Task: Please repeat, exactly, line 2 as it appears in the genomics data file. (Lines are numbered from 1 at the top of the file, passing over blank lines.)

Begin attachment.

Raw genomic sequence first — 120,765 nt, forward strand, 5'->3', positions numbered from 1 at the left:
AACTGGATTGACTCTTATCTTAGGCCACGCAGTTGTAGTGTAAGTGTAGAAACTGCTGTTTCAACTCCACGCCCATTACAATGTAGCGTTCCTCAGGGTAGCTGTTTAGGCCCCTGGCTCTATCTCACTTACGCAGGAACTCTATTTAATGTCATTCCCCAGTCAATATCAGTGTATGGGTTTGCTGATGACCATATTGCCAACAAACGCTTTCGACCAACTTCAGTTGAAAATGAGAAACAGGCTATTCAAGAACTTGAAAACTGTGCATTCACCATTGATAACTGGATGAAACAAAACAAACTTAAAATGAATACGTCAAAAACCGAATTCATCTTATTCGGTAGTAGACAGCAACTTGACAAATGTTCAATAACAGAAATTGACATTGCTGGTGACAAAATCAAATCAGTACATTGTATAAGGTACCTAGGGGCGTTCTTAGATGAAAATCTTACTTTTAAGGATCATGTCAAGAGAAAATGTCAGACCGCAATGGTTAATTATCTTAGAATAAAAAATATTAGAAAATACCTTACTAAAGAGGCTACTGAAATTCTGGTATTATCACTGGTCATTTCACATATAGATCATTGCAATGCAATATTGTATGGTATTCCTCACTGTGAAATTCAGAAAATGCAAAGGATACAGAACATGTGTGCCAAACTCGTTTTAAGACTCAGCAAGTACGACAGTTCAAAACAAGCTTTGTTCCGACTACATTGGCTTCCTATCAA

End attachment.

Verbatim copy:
AACTGGATTGACTCTTATCTTAGGCCACGCAGTTGTAGTGTAAGTGTAGAAACTGCTGTTTCAACTCCACGCCCATTACAATGTAGCGTTCCTCAGGGTAGCTGTTTAGGCCCCTGGCTCTATCTCACTTACGCAGGAACTCTATTTAATGTCATTCCCCAGTCAATATCAGTGTATGGGTTTGCTGATGACCATATTGCCAACAAACGCTTTCGACCAACTTCAGTTGAAAATGAGAAACAGGCTATTCAAGAACTTGAAAACTGTGCATTCACCATTGATAACTGGATGAAACAAAACAAACTTAAAATGAATACGTCAAAAACCGAATTCATCTTATTCGGTAGTAGACAGCAACTTGACAAATGTTCAATAACAGAAATTGACATTGCTGGTGACAAAATCAAATCAGTACATTGTATAAGGTACCTAGGGGCGTTCTTAGATGAAAATCTTACTTTTAAGGATCATGTCAAGAGAAAATGTCAGACCGCAATGGTTAATTATCTTAGAATAAAAAATATTAGAAAATACCTTACTAAAGAGGCTACTGAAATTCTGGTATTATCACTGGTCATTTCACATATAGATCATTGCAATGCAATATTGTATGGTATTCCTCACTGTGAAATTCAGAAAATGCAAAGGATACAGAACATGTGTGCCAAACTCGTTTTAAGACTCAGCAAGTACGACAGTTCAAAACAAGCTTTGTTCCGACTACATTGGCTTCCTATCAA